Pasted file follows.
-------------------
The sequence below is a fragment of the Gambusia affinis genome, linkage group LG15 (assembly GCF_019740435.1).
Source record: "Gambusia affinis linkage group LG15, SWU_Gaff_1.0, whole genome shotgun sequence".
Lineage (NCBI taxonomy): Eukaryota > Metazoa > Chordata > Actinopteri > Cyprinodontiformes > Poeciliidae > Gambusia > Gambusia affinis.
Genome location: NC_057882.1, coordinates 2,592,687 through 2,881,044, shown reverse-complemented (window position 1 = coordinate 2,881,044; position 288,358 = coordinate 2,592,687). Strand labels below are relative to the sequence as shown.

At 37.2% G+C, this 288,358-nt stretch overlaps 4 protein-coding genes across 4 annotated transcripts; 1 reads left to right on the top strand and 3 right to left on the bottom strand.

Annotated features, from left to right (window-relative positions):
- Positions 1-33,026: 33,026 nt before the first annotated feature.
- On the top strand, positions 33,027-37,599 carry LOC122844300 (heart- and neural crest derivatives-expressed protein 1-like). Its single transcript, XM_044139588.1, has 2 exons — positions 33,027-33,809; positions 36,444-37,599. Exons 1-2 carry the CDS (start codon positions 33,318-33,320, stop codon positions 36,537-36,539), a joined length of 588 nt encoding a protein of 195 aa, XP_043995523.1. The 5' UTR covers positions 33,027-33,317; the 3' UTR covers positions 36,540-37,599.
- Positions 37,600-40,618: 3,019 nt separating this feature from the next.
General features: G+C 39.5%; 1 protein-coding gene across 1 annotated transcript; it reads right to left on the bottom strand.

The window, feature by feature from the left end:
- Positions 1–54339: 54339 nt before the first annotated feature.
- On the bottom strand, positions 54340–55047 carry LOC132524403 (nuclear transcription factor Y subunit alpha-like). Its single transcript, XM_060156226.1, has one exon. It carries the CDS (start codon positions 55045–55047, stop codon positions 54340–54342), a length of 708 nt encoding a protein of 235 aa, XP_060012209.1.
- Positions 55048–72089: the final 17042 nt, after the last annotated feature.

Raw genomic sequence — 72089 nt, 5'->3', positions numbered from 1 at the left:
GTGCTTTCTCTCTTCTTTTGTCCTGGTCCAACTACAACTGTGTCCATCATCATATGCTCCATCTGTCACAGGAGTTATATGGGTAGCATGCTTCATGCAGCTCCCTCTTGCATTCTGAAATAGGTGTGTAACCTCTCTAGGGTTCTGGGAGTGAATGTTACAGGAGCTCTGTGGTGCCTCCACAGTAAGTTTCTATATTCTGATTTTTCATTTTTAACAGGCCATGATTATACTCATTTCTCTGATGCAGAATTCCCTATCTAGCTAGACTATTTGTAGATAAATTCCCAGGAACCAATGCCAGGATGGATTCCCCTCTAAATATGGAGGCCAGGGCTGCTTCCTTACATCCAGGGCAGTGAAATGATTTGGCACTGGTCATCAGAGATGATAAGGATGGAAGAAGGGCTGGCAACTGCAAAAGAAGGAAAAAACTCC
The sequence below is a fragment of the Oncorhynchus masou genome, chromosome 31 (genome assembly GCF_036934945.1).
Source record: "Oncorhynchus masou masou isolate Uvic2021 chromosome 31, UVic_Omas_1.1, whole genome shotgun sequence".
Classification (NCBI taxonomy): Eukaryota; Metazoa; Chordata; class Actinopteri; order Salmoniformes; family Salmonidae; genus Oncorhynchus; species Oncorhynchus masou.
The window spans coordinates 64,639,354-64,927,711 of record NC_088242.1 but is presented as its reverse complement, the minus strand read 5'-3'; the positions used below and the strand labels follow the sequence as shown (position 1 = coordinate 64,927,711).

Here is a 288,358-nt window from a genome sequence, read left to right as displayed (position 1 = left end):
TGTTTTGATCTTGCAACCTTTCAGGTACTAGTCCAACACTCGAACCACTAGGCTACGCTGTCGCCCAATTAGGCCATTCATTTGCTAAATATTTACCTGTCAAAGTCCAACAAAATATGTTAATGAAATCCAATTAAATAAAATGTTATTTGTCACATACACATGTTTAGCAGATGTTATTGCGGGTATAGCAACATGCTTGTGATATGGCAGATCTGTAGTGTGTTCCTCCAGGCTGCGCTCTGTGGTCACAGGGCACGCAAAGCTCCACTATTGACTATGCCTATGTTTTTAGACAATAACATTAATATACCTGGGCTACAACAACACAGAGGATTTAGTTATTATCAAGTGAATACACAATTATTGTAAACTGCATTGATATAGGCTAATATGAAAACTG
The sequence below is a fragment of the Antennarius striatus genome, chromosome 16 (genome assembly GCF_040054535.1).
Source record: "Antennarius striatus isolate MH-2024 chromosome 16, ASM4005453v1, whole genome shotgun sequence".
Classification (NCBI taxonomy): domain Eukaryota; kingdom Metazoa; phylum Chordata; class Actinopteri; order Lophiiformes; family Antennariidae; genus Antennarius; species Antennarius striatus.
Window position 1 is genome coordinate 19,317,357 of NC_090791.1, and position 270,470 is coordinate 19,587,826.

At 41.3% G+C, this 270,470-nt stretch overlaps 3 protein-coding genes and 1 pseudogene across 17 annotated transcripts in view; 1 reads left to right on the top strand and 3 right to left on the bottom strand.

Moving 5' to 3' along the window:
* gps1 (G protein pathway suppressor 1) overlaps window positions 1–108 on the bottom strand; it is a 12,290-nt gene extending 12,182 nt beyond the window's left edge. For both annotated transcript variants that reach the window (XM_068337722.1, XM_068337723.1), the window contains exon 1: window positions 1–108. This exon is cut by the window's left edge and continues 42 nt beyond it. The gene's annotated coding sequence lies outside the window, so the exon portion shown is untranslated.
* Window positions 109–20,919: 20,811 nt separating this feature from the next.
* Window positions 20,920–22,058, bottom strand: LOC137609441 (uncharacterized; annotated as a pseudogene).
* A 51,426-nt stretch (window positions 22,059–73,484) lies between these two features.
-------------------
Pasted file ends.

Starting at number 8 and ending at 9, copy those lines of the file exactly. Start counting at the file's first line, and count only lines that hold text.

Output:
- On the top strand, positions 33,027-37,599 carry LOC122844300 (heart- and neural crest derivatives-expressed protein 1-like). Its single transcript, XM_044139588.1, has 2 exons — positions 33,027-33,809; positions 36,444-37,599. Exons 1-2 carry the CDS (start codon positions 33,318-33,320, stop codon positions 36,537-36,539), a joined length of 588 nt encoding a protein of 195 aa, XP_043995523.1. The 5' UTR covers positions 33,027-33,317; the 3' UTR covers positions 36,540-37,599.
- Positions 37,600-40,618: 3,019 nt separating this feature from the next.